John Galvin, a four-star Army general who served as the United States’ and NATO’s top military commander in Europe in the final years of the Cold War and whose foresight on counterinsurgency strategy influenced one of his young aides, future general and CIA director David H. Petraeus, died Sept. 25 at his home in Jonesboro, Georgia. He was 86.

The cause was complications from Parkinson’s disease, said a daughter, Kathleen Galvin.

In a 44-year military career, Gen. Galvin was widely described as a prototypical warrior intellectual. He was a West Point graduate who also earned a master’s degree in English literature from Columbia University and reveled in the poetry of William Butler Yeats.

As a brigade operations officer and battalion commander in Vietnam, he earned medals for valor and also became known for an outspoken defiance of combat orders when he saw them as near-suicidal. He also refused a commander’s instructions to inflate the official “body count” of the enemy on the battlefield.

“The way I was doing things wasn’t what you’d call career-enhancing,” he once said.

But his leadership ability and scholarship earned him friends in high places, which aided in his rise. He contributed to writing the Pentagon Papers, the Defense Department’s secret multi-volume history of the Vietnam War, and played roles in reshaping the Army after the post-Vietnam era.

Thinking beyond large-scale, conventional warfare with the Soviet Union and other nation-states, he wrote influential reports and articles on counterinsurgency strategy and guerrilla warfare that would define conflicts in the Middle East after the 2003 U.S. invasion of Iraq.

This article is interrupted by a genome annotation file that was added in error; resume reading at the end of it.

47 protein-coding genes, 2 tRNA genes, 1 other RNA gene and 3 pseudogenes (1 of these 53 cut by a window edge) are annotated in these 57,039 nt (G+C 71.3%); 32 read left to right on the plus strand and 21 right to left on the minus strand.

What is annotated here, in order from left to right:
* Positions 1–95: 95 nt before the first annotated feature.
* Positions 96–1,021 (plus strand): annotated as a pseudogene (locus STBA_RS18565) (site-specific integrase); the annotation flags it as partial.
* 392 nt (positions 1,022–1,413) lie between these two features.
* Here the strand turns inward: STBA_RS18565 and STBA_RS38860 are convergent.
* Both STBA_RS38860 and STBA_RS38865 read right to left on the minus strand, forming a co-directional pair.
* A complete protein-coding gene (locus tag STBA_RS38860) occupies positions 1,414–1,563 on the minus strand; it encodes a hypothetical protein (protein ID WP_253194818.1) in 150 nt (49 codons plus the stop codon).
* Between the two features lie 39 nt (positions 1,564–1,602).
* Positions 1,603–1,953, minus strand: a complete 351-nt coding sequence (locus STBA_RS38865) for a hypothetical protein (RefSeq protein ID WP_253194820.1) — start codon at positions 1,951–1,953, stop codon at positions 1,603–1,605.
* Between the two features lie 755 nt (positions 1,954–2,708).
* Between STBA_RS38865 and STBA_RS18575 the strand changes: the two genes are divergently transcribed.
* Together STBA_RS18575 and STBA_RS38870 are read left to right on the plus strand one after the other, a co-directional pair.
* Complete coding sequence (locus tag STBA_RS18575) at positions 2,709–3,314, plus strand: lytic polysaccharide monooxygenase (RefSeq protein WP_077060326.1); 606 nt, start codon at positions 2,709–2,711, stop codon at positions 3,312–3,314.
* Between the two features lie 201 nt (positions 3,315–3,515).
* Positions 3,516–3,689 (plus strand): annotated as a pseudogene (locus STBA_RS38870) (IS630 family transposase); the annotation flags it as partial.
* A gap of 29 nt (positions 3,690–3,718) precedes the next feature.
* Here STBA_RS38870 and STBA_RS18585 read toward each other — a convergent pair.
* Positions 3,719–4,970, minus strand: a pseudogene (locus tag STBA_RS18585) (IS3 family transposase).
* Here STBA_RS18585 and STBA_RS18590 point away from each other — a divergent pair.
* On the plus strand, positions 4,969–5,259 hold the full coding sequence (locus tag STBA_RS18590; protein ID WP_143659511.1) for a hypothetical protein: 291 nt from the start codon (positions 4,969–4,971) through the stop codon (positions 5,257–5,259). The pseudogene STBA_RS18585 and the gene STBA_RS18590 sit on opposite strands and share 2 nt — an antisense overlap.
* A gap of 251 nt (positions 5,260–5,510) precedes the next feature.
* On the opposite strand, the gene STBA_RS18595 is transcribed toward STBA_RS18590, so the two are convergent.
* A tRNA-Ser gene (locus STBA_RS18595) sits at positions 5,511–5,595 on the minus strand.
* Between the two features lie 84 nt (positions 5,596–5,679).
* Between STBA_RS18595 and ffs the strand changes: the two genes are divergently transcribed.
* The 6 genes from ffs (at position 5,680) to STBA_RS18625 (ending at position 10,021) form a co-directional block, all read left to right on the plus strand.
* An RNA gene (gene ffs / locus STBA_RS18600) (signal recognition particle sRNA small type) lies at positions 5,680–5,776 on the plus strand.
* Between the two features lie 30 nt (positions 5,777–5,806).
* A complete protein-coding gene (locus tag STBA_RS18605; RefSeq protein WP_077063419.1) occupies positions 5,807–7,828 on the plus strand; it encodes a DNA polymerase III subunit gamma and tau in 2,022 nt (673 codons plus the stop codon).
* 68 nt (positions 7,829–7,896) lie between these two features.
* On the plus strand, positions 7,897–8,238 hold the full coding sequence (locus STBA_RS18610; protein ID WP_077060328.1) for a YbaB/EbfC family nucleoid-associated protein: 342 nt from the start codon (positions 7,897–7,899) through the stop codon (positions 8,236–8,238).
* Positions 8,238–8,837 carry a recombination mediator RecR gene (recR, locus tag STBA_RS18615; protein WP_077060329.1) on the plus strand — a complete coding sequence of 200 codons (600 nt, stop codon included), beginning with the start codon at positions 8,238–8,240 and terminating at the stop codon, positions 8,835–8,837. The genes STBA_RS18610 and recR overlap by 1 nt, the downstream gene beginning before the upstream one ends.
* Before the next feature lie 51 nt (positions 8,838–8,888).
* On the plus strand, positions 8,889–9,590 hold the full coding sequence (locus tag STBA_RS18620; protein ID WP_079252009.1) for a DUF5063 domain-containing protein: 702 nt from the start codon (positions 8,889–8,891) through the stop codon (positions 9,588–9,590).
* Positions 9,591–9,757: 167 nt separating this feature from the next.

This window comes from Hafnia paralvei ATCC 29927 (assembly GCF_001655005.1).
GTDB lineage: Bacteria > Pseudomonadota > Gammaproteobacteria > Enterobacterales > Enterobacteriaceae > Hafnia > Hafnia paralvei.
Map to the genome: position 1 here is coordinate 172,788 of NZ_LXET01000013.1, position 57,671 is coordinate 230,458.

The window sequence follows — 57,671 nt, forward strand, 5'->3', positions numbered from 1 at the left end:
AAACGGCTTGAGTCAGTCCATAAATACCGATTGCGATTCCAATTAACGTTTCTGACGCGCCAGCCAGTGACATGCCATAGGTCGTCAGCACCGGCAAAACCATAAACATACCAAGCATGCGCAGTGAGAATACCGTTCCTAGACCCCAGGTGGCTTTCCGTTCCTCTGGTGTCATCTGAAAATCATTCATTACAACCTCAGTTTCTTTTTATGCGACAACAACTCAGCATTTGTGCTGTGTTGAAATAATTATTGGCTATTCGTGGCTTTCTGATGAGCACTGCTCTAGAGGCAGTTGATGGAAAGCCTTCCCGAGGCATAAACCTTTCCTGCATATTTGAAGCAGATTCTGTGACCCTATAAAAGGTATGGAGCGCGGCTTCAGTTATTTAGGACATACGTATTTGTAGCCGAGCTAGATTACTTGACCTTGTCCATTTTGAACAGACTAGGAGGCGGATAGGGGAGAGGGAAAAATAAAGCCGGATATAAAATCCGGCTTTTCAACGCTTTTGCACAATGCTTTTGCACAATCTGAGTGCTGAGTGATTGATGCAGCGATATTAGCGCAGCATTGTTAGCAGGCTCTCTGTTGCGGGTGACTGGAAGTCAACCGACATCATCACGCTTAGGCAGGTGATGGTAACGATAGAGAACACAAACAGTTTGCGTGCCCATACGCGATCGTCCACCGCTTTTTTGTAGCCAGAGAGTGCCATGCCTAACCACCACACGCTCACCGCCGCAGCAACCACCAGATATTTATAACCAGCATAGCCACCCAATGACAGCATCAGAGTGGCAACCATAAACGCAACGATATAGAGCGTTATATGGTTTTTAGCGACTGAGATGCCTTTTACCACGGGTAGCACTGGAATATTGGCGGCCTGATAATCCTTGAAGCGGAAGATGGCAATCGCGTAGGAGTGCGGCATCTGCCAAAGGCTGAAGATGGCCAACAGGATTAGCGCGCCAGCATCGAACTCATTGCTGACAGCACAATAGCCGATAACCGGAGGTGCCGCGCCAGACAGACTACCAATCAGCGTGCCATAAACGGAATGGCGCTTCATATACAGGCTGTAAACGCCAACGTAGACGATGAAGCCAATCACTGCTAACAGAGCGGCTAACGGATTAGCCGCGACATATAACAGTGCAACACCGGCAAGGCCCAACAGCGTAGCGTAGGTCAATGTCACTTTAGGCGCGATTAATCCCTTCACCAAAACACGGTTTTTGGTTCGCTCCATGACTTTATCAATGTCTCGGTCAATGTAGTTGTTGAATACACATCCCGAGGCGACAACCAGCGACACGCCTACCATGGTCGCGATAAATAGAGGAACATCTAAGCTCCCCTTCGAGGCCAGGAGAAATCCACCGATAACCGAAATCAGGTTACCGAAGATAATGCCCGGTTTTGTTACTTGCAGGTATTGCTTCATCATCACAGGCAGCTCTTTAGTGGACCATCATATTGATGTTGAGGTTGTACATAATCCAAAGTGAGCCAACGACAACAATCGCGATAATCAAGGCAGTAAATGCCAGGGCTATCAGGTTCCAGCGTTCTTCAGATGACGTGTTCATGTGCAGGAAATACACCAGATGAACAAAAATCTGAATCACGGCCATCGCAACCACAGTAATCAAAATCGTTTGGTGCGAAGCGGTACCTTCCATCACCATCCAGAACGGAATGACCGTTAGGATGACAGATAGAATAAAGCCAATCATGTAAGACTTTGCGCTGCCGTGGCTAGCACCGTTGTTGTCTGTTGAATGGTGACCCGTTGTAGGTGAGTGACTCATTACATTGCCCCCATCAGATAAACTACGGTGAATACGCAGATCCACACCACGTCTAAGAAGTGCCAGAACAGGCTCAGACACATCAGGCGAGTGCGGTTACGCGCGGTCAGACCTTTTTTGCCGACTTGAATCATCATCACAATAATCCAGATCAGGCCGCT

In the 1980s, Galvin won significant command assignments in West Germany and Panama. In the latter, he was responsible for U.S. military forces in South and Central America and the Caribbean at a time when the United States was arming military-led governments and right-wing rebel groups.

In 1987, as the newly appointed supreme allied commander in Europe, a NATO position, he publicly endorsed the Intermediate-Range Nuclear Forces Treaty signed by President Ronald Reagan and Soviet leader Mikhail Gorbachev. The accord eliminated an entire category of nuclear weapons that both nations had deployed in Europe, facing each other.

Galvin remained as supreme commander in Europe until retiring in 1992. As the Soviet Union collapsed, he pivoted NATO strategy from one of Cold War defense to small-conflict peacekeeping, arguing for a “fire brigade” strategy in which troops were available in case conflict arose.

The son of a bricklayer and plasterer, John Rogers Galvin was born in Melrose, Massachusetts, on May 13, 1929, and grew up in Wakefield, Massachusetts. His childhood was marked by tragedy: His mother died of peritonitis when he was 8, and two of his sisters died, one while playing with their father’s .22-caliber rifle in the attic.

After a fitful early college education studying journalism and pre-med, he attended an art school in Boston in the hope of becoming a cartoonist. Needing money, he also joined the Massachusetts National Guard in the late 1940s, and eventually he was persuaded to take the entrance exam for the U.S. Military Academy at West Point, New York.

He graduated in 1954, becoming the first member of his family to obtain a college degree. He later trained as a parachutist and graduated from Ranger School. His decorations included the Defense Distinguished Service Medal, the Distinguished Service Medal, the Silver Star and three awards of the Legion of Merit.